Summary of the daily temperature and humidity balancing mechanism
temperature rises → lowering humidity → evaporation cooling → reduce temperature rise
temperature falls → rising in humidity → absorption heating → reduce temperature fall
daily temperature and humidity balancing
Discover our smart control system
The system described above constantly streams ambient air. But we can also control the flow of incoming air, to selectively harvest just the right humidity conditions and activating the system for heating or cooling exactly when it’s needed.
By selectively storing and activating, our control system can widen the gaps between dry and wet conditions, increasing its efficacy.
Our controller “forages” for the highest humidity peaks, and stores those conditions for the moments when it is needed. In this way, the system can provide a temperature change of 15 degrees and more, for heating and cooling.
The system can also store dryness or moisture for long periods, without leaks. Our material can store 30 times more energy that can be stored in the thermal mass of concrete at the same weight.
The following graph shows one year of raw meteorological data from Jerusalem, Israel.
The bottom bar shows statistics, including the total amount of Celsius degree hours needed for heating and cooling with a comfort zone of 18˚-26˚ degrees celsius (24591.9, 3975.84).
This tool was developed by our team for evaluating the performance of our system in various locations. Much like wind or solar power that are affected by natural conditions, Humidity Power is affected by humidity fluctuations. This tool uses actual meteorological data to predict the power production. It can be used to customise the system parameters to specific sites and end-user's preferences.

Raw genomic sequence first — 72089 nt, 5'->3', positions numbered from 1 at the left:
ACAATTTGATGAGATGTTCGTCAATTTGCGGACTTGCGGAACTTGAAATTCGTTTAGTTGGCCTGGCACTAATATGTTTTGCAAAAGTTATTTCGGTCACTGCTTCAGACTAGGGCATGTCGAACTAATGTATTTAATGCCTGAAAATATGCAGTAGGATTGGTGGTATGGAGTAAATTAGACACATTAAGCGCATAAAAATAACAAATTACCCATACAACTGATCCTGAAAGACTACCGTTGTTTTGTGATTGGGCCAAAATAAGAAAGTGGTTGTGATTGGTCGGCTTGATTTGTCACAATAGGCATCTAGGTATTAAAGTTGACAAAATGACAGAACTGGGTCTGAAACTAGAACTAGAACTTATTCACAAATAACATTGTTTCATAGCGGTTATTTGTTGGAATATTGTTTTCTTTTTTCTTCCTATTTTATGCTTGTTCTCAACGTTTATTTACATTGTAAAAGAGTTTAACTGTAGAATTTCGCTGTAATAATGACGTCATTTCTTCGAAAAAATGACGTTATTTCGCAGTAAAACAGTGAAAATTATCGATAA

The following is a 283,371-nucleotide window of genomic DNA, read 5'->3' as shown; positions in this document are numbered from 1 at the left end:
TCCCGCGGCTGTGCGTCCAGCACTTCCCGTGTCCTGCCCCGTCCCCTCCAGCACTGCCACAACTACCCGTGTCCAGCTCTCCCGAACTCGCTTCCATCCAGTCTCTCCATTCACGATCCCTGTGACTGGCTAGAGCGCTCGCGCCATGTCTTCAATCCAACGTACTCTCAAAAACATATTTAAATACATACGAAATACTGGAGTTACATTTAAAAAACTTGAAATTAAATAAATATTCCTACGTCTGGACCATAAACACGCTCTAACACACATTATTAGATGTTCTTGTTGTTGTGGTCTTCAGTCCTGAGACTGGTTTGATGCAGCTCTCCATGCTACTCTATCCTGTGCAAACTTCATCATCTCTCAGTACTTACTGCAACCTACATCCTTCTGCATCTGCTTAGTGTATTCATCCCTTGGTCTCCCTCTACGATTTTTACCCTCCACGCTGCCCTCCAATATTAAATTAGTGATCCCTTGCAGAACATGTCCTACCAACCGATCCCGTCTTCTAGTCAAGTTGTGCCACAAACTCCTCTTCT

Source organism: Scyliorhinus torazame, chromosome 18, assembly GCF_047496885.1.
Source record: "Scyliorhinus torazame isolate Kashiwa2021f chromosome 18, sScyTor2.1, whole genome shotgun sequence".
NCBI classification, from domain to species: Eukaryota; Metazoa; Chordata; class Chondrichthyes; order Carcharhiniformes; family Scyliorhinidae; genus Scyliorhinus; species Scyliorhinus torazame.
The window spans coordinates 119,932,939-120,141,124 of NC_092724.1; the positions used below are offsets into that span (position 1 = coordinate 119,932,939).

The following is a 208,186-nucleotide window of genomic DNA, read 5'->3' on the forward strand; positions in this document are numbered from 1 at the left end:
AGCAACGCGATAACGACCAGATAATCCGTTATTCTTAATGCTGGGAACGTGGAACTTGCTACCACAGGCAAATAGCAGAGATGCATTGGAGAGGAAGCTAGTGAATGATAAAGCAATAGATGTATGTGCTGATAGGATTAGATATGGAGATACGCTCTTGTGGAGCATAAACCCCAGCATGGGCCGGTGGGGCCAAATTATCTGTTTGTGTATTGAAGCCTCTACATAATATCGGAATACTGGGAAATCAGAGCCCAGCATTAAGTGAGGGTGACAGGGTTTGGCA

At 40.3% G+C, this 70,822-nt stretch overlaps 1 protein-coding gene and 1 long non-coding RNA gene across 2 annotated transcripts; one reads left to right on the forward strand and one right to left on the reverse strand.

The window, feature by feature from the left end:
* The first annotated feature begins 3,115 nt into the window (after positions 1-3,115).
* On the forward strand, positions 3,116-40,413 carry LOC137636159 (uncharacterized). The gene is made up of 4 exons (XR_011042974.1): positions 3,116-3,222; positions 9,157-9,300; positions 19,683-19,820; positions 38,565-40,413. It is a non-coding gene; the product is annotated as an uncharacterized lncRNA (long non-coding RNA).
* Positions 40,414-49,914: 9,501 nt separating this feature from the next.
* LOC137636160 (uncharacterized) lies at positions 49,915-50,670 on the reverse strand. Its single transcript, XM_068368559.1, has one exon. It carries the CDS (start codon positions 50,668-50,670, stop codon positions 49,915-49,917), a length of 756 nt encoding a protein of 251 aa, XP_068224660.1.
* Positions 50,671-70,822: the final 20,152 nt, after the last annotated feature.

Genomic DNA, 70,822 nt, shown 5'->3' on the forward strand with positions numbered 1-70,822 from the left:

We use changes in the relative humidity of the ambient air to charge a thermochemical energy store. This store can then be used for heating and cooling buildings, for commercial and domestic applications.
The most simple form of thermochemical storage can be described by the following pair of reactions:
AB+Heat → A+B Charge
A+B → AB+Heat Discharge
Where a working material AB is heated until A and B are separated. When heat is desired, A and B are recombined in an exothermic process to give AB and heat (Abedin and Rosen 2012/5).
In our case, we use a natural absorbent material as A and water vapour in the air as B.
The energy of absorption is the heat of evaporation plus the binding energy, which for our basic absorbent material is about 3500KJ/KG.
One liter of water that changes state can thus release or absorb about 1 KW/h of energy.
AB+Heat → A+B Charge
A+B → AB+Heat Discharge
Our thermal comfort consists of a combination of temperature and humidity. Heating and cooling systems are often used to affect temperature only, sometimes at the expense of worsening humidity conditions. For example, air conditioners can heat but at the same time can create a sense of dryness that brings us out of healthy/comfortable humidity conditions.
We think in a different way -
we think about thermal comfort.
Our core technology can affect temperature and humidity simultaneously and our algorithm can choose which strategy is best given current conditions: changing humidity, changing temperature, or combining them.
In this way we keep the thermal conditions as close as possible to the comfort zone desired.